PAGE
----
Winona city staff culled the deer at the city’s Prairie Island Deer Park last week.
by CHRIS ROGERS
Carrying out a decision made by the City Council, last week Winona city staff killed the deer kept at the Prairie Island Deer Park so they could be tested for chronic wasting disease (CWD). A Facebook post from local resident Scott Nation criticizing the culling of the deer and the manner of their death drew hundreds of responses. Nation said he and his son came to the park and were surprised to hear gunshots. Winona Public Works Director Keith Nelson confirmed the deer were shot by a city police officer. He said the deer were treated humanely and professionally by the same city staff who cared for the animals for years.
CWD is the reason the deer park was closed and the reason the remaining deer at the park were killed. It is an always-fatal brain disease that affects deer, moose, and elk that spreads through physical contact among animals, bodily fluids, and carcasses. Infected animals may spread the disease for years before they show any symptoms. CWD is widespread in Central Wisconsin, an outbreak occurred near Preston, Minn., several years ago, and an infection was discovered at a Cedar Valley deer farm in 2017. This year, the first cases in wild deer were found in Winona County, near Pickwick and Cedar Valley.
In an admittedly contentious decision, the City Council voted in August to close the deer park. Council members Paul Schollmeier and Pam Eyden argued it is only a matter of time before CWD reaches the deer park. If the park were infected, the land would have to be quarantined for five years — leaving it unusable as a city park. They also cited expert’s warnings about the potential for CWD to someday infect humans. A similar disease, Mad Cow Disease, is believed to have spread from cows to humans through infected beef in England. Schollmeier and Eyden argued that waiting for CWD to reach the park posed a human health risk. The council agreed to close the park, a decision council members knew would require the deer at the park to be culled and tested for chronic wasting disease (CWD).
It is necessary to kill deer to test them for CWD because, according to state officials, the only reliable tests for CWD require taking lymph node samples from dead animals. Currently, there are not reliable blood tests for CWD, officials from the Minnesota Department of Natural Resources and University of Minnesota have stated. University experts are pursuing research to develop faster, more convenient tests.
Under state regulations, if the deer are found to have been CWD-positive, the city will have to quarantine the deer park for five years to prevent the spread of CWD from the contaminated enclosure.
“Sad, sad, sad day,” Nation wrote in a Facebook post last Thursday morning. “Took my kid out to see the deer in the deer park like we do a lot on these chilly mornings. As we got up to the deer park, there was a huge front end loader sitting there running with three trucks parked there … All of a sudden we heard boom, boom, boom, boom.” Nation claimed city staff acted rudely. As of press time, the post had been shared 353 times and had 405 comments.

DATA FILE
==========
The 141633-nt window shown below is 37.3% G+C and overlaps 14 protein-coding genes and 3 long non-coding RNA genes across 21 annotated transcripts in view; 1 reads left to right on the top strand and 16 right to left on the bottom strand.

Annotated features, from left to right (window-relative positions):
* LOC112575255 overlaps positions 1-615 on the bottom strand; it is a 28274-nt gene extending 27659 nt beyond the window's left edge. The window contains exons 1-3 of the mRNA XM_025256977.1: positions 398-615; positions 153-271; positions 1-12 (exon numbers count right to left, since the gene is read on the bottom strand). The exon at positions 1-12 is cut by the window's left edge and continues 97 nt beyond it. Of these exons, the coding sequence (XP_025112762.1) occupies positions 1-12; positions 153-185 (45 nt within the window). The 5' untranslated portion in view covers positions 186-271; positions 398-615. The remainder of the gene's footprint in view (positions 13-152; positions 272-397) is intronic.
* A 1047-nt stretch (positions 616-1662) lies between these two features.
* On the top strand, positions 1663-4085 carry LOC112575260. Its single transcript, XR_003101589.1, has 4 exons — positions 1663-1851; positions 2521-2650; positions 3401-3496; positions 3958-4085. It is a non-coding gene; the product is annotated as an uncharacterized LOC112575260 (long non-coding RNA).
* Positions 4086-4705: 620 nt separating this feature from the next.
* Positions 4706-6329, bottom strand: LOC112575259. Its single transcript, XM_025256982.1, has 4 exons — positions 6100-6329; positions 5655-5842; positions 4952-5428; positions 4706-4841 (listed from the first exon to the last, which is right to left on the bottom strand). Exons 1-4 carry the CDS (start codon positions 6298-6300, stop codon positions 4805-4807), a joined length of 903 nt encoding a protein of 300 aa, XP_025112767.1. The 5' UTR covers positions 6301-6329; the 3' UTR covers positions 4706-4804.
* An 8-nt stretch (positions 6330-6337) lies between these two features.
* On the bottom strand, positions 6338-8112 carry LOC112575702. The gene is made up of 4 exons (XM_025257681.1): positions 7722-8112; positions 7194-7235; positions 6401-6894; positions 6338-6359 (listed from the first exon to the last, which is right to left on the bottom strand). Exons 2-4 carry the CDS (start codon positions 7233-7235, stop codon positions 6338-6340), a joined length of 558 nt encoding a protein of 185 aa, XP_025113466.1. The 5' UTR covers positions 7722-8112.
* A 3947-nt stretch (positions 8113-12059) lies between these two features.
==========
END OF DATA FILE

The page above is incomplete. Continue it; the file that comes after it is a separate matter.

Nelson said Nation’s claims about city staff acting rudely were false. “The crew was acting professionally,” he stated. “It was a somber time for them. They had been feeding and caring for these deer for 20-some years in some cases.” He added, “They did it in a safe and discrete way … It’s unfortunate that this gentlemen and his son stayed on site. I’m not sure why they didn’t leave.”
Asked if city staff blocked off the deer park area before culling the animals, Nelson responded, “No, the area itself is fenced off, and putting the deer down was done inside the fenced area. But we didn’t close off the public road. It wasn’t deemed as necessary. They did it in a safe way and quickly and what we thought was going to be a discrete way of doing it.”
Back in August, council member Eileen Moeller asked Nelson if the deer would be euthanized. At the time, he did not give a clear answer. “If it’s done humanely, that’s my concern,” Moeller said.
Nelson stated that the culling was done in accordance with state regulations and representatives from the Minnesota Board of Animal Health — the agency that regulates captive deer farms and parks — were present to oversee the operation and collect samples for CWD testing. He said the carcasses were burned, which he described as being in-line with state rules for disposing of potentially CWD-infected animals.
If CWD is not discovered in the culled animals, the park and recreation department can put the land to a different use, Nelson stated. For now, the deer park will remain fenced off. “We’ll just leave it locked up until we get the results back,” he said. The City Council has not yet made a decision on how to use the land in the future.